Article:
The youth performances led by an unspeakably-naughty Miller lead. BWO’s biggest sell is easily its canvas of *sensational* teen performances. The man of the hour, Levi Miller’s Luke is one of the greatest under-20 villain performances I’ve ever seen – with enough range character-developed from puffball kid to sadistic killer to knock you back silly like you just got hit with that Home Alone-referential paint can gleefully swung at Ash’s boyfriend. His joyful insolence and painstaking attention to detail playing out the dark, twisted fantasies in his head even setting up a CSI-level frame job to get away with multiple homicides is only bolstered by the fantastic final girl at the end of his blade/rifle: Olivia De Fonge’s babysitter girl-next-door Ashley bearing witness to such shocking events carried out by a kid she (thought) she knew since the age of 8, it’s downright terror of TCM proportions. Ed Oxenbould is fine as the best friend who was clearly in for awy more than he signed up for, rest of the cameos serviceable getting the fratty douchiness of many hot girls’ questionable picks in men right, and of course: Patrick Warburton is a gem anywhere he goes.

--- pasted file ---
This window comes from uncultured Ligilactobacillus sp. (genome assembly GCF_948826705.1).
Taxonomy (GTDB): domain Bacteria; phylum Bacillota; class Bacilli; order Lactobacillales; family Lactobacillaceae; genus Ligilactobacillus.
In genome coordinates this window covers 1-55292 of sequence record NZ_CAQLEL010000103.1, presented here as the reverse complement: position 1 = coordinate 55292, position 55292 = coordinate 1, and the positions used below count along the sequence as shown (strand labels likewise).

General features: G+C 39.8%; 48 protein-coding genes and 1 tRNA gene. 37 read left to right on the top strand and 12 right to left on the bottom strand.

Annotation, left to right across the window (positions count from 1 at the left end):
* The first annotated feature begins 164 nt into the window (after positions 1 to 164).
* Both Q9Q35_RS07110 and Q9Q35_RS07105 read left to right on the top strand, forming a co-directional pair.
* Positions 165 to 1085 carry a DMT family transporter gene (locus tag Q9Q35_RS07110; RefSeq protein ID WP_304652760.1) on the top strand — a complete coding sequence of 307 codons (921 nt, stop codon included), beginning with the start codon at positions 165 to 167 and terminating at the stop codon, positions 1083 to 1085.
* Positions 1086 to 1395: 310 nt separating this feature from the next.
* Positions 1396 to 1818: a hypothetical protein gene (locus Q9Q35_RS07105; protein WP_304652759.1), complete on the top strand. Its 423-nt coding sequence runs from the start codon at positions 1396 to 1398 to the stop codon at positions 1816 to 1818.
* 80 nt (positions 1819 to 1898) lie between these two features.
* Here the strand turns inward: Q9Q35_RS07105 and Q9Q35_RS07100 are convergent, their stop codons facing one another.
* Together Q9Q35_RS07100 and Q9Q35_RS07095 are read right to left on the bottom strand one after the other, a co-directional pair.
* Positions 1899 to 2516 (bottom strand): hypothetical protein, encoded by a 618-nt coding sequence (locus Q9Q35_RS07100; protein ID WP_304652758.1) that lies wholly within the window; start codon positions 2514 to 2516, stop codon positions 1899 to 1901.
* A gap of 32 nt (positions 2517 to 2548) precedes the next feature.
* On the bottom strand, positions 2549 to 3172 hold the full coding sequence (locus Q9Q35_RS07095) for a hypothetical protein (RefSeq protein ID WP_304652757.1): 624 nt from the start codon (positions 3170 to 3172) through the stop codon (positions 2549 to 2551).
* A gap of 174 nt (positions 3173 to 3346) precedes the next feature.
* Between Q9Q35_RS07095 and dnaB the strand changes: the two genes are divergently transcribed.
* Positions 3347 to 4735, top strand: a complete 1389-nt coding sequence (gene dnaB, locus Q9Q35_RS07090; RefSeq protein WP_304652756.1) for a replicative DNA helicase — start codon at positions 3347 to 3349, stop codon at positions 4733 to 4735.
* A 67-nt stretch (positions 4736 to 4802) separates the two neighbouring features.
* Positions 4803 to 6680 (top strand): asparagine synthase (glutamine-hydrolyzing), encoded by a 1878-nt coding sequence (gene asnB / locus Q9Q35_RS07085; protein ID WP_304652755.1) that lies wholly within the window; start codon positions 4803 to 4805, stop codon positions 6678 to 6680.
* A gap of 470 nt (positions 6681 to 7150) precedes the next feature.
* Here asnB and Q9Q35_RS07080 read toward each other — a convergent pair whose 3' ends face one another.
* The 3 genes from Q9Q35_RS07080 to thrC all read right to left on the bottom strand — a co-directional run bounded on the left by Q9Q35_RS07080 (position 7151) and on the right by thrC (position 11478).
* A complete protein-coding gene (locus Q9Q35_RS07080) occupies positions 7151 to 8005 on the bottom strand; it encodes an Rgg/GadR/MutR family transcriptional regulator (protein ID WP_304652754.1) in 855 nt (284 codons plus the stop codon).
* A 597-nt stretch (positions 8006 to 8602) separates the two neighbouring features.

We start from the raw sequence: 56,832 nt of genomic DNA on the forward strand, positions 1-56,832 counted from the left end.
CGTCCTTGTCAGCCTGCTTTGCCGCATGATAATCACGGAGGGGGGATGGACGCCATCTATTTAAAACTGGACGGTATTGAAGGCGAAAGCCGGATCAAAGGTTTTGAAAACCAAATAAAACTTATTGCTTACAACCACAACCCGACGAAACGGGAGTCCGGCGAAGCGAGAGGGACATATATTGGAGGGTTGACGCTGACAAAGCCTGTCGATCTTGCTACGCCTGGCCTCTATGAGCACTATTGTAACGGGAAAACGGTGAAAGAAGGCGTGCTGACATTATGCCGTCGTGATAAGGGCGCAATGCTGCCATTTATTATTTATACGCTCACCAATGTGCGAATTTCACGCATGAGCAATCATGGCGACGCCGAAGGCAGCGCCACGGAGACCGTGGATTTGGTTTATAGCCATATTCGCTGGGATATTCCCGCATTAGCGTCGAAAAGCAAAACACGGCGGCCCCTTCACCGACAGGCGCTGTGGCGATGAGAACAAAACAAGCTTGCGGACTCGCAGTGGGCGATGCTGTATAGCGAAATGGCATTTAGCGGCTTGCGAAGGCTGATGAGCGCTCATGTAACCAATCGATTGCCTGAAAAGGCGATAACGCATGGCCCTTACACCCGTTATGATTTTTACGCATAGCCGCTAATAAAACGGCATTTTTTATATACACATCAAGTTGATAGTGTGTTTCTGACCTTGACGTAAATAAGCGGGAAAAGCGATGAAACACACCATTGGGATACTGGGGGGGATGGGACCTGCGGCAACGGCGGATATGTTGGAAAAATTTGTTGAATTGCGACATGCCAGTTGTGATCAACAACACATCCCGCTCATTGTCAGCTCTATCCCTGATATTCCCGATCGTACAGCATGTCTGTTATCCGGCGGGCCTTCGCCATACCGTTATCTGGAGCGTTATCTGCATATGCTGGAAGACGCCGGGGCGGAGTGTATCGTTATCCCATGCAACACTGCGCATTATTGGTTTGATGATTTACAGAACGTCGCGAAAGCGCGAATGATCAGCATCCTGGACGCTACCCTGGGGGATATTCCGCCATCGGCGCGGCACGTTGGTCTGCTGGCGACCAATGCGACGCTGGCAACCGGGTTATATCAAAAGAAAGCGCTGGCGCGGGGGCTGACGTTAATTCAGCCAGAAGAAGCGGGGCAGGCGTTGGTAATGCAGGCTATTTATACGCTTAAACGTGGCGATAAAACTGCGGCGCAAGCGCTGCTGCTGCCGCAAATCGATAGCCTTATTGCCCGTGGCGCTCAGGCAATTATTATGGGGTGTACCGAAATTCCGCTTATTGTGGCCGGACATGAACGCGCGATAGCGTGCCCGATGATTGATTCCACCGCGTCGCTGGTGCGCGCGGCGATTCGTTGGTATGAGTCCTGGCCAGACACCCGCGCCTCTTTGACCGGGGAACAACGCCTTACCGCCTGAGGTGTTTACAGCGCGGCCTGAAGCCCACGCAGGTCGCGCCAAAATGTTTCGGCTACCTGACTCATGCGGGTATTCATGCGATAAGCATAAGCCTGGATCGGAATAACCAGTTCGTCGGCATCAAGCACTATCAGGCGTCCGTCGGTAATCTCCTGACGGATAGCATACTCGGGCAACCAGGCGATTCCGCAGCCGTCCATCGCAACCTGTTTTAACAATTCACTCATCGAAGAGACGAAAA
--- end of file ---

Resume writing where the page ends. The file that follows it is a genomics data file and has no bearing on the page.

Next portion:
The score blends innovatively the thumping drumscapes and arpeggiating strings of classical slashers/thrillers with a holiday motif mired in sleigh bells, saccharine keys, and tonal airiness. Splicing together such an idiosyncratic mix makes for one of the most intriguing orchestral backings I’ve ever heard in a horror movie, playing up its theatrical Christmas flair in a genius way by composer Brian Cachia. And, of course, the film offers plenty of social commentary on the youth situation of America. The idea that a 12-year-old kid and his friend could come up with such a breathtakingly-evil scheme and sadistic games for fun is Scream-like ghastliness of the highest order – insinuating an eroding moral compass in today’s youth with desensitization by avenues such as perhaps too-young exposure to entertainment like horror movies and violent video games mixed with a class diatribe on rich kids’ boredom & improper parenting.